The Labor Market for Bankers and Regulators

The following post comes to us from Philip Bond of the Department of Finance and Business Economics at the University of Washington, and Vincent Glode of the Department of Finance at the University of Pennsylvania.

The financial industry is heavily regulated. Whether it is in terms of spending or number of employees, financial regulation represents more than a third of all business- and industry-related regulation in the United States (De Rugy and Warren, 2009), even though the financial sector only contributes to 10% of the country’s GDP. However, many commentators express grave doubts about the current efficacy of financial regulation. For example, The Economist published a 2010 article entitled “Finance’s other bosses” in which it asked: “Does it really matter who is in charge of the regulators? The grunt work of supervision depends on more junior staff, who will always struggle to keep tabs on smarter, better-paid types in the firms they regulate.”

Overall, the notion that, on average, the people who staff financial regulatory agencies are less skilled than the people they oversee doesn’t seem very contentious—though of course there are many individual exceptions. In our paper, The Labor Market for Bankers and Regulators, forthcoming in the Review of Financial Studies, we seek to understand the economic forces responsible for this pattern.

The main point we make in our paper is that there is a strong—but perhaps surprising—economic force that naturally leads to a market outcome in which financial sector regulatory staff are less skilled than the people they regulate—or more colloquially, why bankers are smarter than regulators.

The starting point of our paper is to take seriously the idea that—ignoring pay differentials—regulatory jobs are better than banking jobs. In particular, we take seriously extensive survey evidence that many people derive satisfaction from public service, along with the widespread notion that working for organizations such as the SEC is an excellent way to build human capital.

Of course, pay differentials between bankers and regulators are very large. But we show that this can be a natural consequence of regulatory jobs being better jobs than banking jobs—regulatory agencies can still attract staff even with lower compensation, because potential employees find the jobs attractive.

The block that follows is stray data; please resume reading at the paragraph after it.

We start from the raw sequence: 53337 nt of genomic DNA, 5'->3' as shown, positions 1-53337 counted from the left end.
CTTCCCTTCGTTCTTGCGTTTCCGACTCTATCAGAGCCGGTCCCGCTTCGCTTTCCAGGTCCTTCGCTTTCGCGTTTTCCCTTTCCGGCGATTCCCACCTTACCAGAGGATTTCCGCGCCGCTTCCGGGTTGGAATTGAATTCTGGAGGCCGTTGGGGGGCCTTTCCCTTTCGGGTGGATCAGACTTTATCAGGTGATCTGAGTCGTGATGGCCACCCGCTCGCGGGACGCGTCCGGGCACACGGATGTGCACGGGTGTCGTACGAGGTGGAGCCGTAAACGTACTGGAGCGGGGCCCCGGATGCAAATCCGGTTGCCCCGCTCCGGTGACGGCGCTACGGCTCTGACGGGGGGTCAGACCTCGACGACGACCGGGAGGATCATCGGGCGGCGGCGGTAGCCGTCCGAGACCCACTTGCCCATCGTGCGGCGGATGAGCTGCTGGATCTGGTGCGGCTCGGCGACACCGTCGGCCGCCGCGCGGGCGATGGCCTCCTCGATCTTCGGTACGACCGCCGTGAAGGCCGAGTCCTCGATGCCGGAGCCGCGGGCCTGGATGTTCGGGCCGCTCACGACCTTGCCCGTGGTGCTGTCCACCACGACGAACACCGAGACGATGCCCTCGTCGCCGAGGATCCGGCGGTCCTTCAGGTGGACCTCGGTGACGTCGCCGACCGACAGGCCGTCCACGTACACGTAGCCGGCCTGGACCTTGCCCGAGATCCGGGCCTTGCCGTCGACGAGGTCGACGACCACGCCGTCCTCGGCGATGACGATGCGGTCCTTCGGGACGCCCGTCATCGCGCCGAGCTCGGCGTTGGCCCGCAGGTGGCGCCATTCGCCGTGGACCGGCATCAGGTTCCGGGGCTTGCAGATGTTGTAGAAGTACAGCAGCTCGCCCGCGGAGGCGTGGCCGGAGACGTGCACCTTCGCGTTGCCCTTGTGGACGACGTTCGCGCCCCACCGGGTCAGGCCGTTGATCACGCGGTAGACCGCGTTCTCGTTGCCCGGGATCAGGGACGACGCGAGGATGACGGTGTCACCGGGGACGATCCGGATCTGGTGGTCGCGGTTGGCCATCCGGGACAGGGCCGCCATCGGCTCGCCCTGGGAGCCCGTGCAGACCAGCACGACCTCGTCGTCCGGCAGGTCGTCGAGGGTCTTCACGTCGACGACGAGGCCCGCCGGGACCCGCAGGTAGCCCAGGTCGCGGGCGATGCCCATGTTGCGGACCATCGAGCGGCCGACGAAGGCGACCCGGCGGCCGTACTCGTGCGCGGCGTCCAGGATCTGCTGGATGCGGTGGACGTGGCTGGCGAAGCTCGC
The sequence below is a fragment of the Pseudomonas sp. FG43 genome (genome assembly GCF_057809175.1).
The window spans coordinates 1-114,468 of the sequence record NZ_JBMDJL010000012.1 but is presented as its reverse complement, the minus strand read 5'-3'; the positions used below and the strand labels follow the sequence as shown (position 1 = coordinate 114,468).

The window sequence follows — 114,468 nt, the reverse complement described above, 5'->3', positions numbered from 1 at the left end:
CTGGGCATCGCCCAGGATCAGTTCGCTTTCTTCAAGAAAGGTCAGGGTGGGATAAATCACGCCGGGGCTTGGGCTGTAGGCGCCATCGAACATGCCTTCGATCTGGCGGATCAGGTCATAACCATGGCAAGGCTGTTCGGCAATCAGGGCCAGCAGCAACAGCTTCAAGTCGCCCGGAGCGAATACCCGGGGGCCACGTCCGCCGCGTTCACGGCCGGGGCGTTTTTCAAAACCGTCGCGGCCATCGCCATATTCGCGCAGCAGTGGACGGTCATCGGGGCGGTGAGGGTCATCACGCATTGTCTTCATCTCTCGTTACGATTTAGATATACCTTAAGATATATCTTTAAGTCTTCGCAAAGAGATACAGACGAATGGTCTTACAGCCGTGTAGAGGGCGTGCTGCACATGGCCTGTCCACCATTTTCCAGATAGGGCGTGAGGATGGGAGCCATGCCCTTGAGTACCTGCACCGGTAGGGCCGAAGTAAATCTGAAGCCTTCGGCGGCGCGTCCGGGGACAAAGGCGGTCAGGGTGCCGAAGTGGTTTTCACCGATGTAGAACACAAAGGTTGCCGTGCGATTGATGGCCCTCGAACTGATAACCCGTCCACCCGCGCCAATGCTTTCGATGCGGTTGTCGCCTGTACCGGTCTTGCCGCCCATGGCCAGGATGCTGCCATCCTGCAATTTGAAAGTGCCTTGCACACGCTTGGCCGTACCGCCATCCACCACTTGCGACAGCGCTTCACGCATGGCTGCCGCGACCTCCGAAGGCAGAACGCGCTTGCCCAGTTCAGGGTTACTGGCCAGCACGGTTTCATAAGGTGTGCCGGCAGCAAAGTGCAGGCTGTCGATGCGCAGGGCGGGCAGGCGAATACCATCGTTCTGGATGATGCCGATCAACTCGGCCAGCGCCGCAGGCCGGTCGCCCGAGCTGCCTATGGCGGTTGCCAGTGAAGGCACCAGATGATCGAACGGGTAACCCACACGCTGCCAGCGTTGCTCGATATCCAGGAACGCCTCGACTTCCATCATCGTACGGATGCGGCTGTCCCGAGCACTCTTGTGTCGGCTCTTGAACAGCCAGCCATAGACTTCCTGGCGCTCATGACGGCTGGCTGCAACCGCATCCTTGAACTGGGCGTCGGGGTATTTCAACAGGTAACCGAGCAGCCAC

But regulatory jobs being better jobs than banking jobs also has a second and more surprising implication, namely that it leads higher skilled workers to become bankers rather than regulators. The easiest way to illustrate this is with a simple numerical example. Workers either have high or low skill. High-skill workers add $600K of value to banks, while low-skill workers add $300K. Competition among banks will bid up compensation to $600K for high-skill workers and $300K for low-skill workers. However, since regulatory jobs are perceived to be better, workers are prepared to accept a pay cut, say $150K, to work as regulators rather than as bankers. So a regulatory agency would have to pay $450K to attract high-skill workers, but only $150K to attract low-skill workers. In other words, a regulatory agency would have to pay three times as much to attract workers who are only twice as good. Consequently, the regulatory agency “prefers” to hire low-skill workers.

It is important to understand that the regulatory agency may never explicitly express a preference for low-skill workers. The forces described lead to a labor market equilibrium in which regulatory agencies offer $150K to workers, and banks offer $600K to high-skill employees and $300K to low-skill employees—or alternatively, offer base salaries of $300K, with an additional $300K available through performance bonuses. Confronted with these job-terms, all high-skill workers view the financial cost of becoming a regulator as too large to bear—even though they would prefer to be regulators if pay were the same. In contrast, low-skill workers find the financial penalty acceptable, and some of them become regulators. Meanwhile, a regulatory agency may very well complain that high-skill workers are just “too expensive”—by which it really means that the cost of employing a high-skill worker isn’t justified by the improvement in productivity.

In our paper, we generalize this simple example and show that, in equilibrium, the better job attracts the worse workers. This idea has a couple of important implications. First, the complaint that regulators are less skilled than bankers is misfounded—not because it is untrue, but rather because it is the natural consequence of regulatory agencies making optimal hiring decisions with limited resources. Redirecting resources to hire the most skilled people would only reduce the overall efficacy of regulation. Second, and related, the fact that regulators are less skilled isn’t a consequence of limited regulatory budgets: an increase in budgets would lead to more regulators, but wouldn’t reverse the skill-differential with bankers.

So far, we have focused on skill and pay differences. But regulatory jobs also differ in a third dimension, namely that they offer much less performance pay. The same forces that explain skill and pay differences also explain this third difference. An old economic argument states that the only way for firms to attract the most skilled workers exclusively is to include contract terms that workers dislike, but that—critically—less skilled workers dislike more than more skilled workers. Performance pay is exactly such an example. So the best workers get contracts with performance pay, while other workers do not. Because the most skilled workers become bankers, this means that banking contracts feature performance pay, and regulatory agencies offer “safe” contracts with guaranteed pay and retention.

The full paper is available for download here.

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